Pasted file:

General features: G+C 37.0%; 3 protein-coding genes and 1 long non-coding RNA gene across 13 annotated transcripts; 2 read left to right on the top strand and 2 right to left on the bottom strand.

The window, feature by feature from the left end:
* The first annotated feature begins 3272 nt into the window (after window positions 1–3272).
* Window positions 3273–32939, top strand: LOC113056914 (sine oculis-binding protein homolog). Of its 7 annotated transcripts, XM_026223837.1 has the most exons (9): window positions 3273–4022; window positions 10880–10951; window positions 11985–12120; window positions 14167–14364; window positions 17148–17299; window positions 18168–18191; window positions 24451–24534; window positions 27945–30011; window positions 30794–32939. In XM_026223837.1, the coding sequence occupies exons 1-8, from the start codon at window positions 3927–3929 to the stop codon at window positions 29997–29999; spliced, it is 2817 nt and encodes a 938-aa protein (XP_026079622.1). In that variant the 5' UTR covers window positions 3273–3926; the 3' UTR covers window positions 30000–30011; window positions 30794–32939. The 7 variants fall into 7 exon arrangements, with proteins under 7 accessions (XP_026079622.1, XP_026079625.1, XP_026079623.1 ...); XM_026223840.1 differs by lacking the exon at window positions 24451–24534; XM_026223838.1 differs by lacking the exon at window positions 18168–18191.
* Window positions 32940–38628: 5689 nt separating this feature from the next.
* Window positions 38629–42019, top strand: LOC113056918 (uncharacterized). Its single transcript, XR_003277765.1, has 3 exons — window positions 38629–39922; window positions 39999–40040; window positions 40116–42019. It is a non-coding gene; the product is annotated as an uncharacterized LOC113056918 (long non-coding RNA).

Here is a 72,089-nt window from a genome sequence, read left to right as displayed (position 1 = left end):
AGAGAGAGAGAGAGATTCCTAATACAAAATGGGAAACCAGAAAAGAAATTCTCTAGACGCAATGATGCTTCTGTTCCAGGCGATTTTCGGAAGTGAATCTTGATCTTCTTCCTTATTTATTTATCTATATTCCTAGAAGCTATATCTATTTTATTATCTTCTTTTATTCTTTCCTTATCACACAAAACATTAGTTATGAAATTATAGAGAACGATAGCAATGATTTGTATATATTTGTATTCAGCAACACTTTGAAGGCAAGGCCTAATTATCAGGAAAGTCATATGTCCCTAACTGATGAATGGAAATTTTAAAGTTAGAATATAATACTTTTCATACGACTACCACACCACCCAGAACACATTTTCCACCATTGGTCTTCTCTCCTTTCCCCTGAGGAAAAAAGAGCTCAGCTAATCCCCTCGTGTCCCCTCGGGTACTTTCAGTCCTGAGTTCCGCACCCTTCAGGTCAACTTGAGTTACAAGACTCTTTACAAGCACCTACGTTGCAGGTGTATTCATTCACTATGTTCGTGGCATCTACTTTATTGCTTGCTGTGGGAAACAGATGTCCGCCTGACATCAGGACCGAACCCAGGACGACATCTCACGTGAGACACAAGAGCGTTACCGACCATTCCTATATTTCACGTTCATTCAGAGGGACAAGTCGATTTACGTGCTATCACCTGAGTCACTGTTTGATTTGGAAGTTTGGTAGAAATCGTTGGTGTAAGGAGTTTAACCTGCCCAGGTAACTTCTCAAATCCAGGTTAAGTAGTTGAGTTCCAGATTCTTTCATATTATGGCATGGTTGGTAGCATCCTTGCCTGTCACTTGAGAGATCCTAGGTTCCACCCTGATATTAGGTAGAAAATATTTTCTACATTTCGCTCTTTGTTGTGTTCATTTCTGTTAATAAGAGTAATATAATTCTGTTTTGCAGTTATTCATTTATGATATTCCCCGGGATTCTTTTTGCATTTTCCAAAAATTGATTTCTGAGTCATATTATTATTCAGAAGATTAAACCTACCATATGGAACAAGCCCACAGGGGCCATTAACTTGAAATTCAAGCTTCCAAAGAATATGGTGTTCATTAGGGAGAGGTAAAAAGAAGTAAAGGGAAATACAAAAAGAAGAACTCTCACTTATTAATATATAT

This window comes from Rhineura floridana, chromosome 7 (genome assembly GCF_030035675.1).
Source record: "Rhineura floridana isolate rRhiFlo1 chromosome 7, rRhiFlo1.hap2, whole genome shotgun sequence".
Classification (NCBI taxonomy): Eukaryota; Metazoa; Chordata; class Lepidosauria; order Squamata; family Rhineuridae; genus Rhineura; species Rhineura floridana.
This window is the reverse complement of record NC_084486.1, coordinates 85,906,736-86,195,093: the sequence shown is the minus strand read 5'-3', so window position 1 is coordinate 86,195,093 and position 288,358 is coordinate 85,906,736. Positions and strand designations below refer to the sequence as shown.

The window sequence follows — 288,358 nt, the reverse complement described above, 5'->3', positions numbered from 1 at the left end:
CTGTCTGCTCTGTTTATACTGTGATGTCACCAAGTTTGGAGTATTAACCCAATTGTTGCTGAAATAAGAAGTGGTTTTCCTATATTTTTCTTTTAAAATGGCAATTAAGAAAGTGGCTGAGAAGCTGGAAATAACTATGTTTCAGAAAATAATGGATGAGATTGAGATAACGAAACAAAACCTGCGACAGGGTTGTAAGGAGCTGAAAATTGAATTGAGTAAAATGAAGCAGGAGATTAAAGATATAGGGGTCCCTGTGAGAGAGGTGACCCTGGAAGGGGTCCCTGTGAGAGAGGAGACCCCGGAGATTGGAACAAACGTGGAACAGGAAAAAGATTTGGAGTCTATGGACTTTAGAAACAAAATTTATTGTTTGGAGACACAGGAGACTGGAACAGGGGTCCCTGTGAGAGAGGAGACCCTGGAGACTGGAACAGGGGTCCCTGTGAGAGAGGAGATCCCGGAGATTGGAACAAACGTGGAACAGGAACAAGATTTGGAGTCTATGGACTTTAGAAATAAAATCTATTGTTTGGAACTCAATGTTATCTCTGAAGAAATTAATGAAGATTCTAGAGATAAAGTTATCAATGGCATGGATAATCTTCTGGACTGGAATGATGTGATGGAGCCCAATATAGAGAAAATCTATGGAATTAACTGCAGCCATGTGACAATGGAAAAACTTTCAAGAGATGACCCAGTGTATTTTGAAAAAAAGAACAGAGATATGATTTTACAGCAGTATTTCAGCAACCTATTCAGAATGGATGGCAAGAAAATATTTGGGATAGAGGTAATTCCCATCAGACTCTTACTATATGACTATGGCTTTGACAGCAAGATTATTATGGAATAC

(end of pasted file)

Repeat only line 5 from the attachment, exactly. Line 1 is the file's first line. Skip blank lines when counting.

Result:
* Window positions 32940–38628: 5689 nt separating this feature from the next.